Friday, 4 May 2007
It is no surprise that within two days of Labor’s negotiations with the industry supposed to be most opposed to the abolition of AWA’s, the mining sector, there was already talk of an agreement. What was the basis of it? To return to the pre–Workchoice arrangements of individual agreements with safeguards. This is also the basis on which Howard has announced his ‘battler’ clause today.
If the mining industry, the ALP and Howard can all reach common ground so quickly, what is this about? At the heart of IR was less one of substance between the two parties but actually two internal morale-boosting campaigns of their own supporters on which the public, eventually, has taken a view. In terms of electoral chances, despite ACTU delusions, IR was not central and the immediate electoral effect of the back-down could be compared to Howard’s pragmatism in 2004 on MPs super. Howard must be hoping that Rudd will believe the ACTU that the sidelining of unions is a key electoral concern and make it central to a losing election campaign.
But there is a key difference to 2004. Howard could be pragmatic then because there were key positions, such as supporting the US alliance in Iraq, that his own base stood for and much of the electorate ultimately agreed with. This time IR was the key position. If people were irritated with Workchoice without being directly affected it was because nobody could see what it was for. Even business was unhappy about politicising a decline in union power that had already occurred. Howard’s attack on Labor’s proposals was meant to rally the business community behind him but they almost immediately started negotiating with Labor and could end up preferring their less disruptive way of managing union decline. This backdown may temporarily alleviate an issue with the electorate but undermines further the coherence of Howard’s own base.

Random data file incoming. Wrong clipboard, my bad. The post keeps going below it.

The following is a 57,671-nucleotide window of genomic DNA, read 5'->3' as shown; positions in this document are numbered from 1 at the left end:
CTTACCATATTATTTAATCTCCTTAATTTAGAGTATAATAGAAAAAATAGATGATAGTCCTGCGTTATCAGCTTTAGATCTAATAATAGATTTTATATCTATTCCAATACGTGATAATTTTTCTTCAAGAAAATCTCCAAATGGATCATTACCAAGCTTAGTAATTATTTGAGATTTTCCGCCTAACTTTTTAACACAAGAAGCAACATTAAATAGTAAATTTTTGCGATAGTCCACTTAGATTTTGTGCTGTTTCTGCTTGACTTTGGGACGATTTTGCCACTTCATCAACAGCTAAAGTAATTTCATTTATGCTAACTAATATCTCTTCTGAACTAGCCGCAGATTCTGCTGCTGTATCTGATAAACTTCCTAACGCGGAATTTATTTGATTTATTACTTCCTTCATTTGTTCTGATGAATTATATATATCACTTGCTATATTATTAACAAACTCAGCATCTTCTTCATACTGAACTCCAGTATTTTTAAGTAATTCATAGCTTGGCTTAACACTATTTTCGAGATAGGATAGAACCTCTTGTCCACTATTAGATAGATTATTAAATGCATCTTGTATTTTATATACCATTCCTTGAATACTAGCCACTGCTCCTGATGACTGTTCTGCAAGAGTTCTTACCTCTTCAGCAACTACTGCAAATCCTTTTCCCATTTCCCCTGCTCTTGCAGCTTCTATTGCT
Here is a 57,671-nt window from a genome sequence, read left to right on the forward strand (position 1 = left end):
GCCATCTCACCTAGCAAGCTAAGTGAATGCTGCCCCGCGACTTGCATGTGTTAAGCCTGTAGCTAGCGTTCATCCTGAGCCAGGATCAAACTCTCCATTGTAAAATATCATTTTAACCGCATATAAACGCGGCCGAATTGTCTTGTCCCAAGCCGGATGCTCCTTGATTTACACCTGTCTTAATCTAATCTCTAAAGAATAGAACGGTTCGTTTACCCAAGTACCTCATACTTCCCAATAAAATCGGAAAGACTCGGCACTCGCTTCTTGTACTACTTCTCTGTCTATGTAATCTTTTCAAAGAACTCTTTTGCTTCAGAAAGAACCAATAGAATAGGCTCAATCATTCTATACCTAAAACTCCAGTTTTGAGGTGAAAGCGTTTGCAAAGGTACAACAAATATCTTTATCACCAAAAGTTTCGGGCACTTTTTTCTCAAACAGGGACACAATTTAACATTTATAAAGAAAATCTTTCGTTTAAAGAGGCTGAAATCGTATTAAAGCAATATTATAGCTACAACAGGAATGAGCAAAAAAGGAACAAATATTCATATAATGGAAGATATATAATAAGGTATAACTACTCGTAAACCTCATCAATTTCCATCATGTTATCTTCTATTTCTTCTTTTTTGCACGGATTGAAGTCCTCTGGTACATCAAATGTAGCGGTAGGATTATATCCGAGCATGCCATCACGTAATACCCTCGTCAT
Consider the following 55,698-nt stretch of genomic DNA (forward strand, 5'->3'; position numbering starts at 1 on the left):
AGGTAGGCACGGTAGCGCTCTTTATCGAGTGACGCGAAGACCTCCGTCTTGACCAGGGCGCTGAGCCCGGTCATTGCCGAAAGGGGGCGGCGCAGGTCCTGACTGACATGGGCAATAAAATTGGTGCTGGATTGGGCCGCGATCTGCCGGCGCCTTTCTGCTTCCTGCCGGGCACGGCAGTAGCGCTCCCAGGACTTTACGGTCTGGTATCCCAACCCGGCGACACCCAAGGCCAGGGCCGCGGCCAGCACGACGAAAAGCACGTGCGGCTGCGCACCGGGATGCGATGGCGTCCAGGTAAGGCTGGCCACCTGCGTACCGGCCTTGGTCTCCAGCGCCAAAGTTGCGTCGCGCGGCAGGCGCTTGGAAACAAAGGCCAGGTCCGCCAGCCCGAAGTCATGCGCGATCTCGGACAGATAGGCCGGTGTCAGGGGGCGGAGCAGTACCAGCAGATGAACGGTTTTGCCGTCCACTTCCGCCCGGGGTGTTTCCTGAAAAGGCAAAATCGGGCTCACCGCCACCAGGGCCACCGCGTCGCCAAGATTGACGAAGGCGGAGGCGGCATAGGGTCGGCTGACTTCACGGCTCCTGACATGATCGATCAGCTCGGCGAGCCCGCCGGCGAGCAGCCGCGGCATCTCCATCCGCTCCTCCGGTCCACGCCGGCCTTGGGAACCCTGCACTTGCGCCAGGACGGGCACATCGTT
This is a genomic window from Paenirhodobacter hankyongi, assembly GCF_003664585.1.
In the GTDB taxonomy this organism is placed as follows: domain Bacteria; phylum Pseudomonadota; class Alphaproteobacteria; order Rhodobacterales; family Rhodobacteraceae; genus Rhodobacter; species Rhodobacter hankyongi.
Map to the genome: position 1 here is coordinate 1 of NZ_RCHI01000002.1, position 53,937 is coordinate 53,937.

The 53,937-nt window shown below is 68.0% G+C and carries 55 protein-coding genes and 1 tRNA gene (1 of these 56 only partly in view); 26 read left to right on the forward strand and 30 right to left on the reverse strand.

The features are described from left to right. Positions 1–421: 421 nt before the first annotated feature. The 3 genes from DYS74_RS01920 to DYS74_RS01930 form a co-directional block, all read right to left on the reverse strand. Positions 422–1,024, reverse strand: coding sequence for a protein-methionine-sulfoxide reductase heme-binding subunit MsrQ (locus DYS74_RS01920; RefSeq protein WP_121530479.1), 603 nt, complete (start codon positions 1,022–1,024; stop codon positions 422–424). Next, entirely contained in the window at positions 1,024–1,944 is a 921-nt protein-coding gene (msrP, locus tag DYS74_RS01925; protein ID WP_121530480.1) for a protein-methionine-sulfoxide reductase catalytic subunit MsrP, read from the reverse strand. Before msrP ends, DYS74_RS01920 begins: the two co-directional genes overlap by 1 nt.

Posted by The Piping Shrike on Friday, 4 May 2007.Filed under Tactics